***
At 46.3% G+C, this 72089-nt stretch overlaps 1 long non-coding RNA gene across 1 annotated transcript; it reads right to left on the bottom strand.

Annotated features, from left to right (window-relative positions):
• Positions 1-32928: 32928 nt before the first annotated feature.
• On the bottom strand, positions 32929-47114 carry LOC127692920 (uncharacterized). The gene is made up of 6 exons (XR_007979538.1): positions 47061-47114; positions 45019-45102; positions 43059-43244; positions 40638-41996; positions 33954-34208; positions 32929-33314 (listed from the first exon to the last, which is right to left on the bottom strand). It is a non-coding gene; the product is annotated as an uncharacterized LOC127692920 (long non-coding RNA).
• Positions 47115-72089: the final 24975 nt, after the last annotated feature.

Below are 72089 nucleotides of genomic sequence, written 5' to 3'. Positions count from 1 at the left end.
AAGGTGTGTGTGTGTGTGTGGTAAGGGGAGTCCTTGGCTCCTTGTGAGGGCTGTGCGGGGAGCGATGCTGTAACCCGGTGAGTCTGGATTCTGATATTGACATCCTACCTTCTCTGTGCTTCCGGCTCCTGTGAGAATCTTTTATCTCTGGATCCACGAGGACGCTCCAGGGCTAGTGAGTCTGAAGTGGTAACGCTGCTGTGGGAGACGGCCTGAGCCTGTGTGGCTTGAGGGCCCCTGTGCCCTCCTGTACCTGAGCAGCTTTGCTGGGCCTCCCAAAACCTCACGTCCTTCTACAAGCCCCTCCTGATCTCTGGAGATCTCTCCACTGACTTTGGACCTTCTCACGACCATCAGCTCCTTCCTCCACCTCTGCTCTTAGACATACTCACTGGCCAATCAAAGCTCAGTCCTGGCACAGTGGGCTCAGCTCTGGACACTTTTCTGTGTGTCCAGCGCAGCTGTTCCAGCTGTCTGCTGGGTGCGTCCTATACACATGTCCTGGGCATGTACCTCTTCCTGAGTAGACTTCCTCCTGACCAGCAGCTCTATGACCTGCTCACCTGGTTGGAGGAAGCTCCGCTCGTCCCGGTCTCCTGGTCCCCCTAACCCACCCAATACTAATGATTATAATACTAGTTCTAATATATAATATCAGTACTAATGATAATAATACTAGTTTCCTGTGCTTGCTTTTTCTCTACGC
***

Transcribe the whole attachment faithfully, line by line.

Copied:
At 46.3% G+C, this 72089-nt stretch overlaps 1 long non-coding RNA gene across 1 annotated transcript; it reads right to left on the bottom strand.

Annotated features, from left to right (window-relative positions):
• Positions 1-32928: 32928 nt before the first annotated feature.
• On the bottom strand, positions 32929-47114 carry LOC127692920 (uncharacterized). The gene is made up of 6 exons (XR_007979538.1): positions 47061-47114; positions 45019-45102; positions 43059-43244; positions 40638-41996; positions 33954-34208; positions 32929-33314 (listed from the first exon to the last, which is right to left on the bottom strand). It is a non-coding gene; the product is annotated as an uncharacterized LOC127692920 (long non-coding RNA).
• Positions 47115-72089: the final 24975 nt, after the last annotated feature.

Below are 72089 nucleotides of genomic sequence, written 5' to 3'. Positions count from 1 at the left end.
AAGGTGTGTGTGTGTGTGTGGTAAGGGGAGTCCTTGGCTCCTTGTGAGGGCTGTGCGGGGAGCGATGCTGTAACCCGGTGAGTCTGGATTCTGATATTGACATCCTACCTTCTCTGTGCTTCCGGCTCCTGTGAGAATCTTTTATCTCTGGATCCACGAGGACGCTCCAGGGCTAGTGAGTCTGAAGTGGTAACGCTGCTGTGGGAGACGGCCTGAGCCTGTGTGGCTTGAGGGCCCCTGTGCCCTCCTGTACCTGAGCAGCTTTGCTGGGCCTCCCAAAACCTCACGTCCTTCTACAAGCCCCTCCTGATCTCTGGAGATCTCTCCACTGACTTTGGACCTTCTCACGACCATCAGCTCCTTCCTCCACCTCTGCTCTTAGACATACTCACTGGCCAATCAAAGCTCAGTCCTGGCACAGTGGGCTCAGCTCTGGACACTTTTCTGTGTGTCCAGCGCAGCTGTTCCAGCTGTCTGCTGGGTGCGTCCTATACACATGTCCTGGGCATGTACCTCTTCCTGAGTAGACTTCCTCCTGACCAGCAGCTCTATGACCTGCTCACCTGGTTGGAGGAAGCTCCGCTCGTCCCGGTCTCCTGGTCCCCCTAACCCACCCAATACTAATGATTATAATACTAGTTCTAATATATAATATCAGTACTAATGATAATAATACTAGTTTCCTGTGCTTGCTTTTTCTCTACGC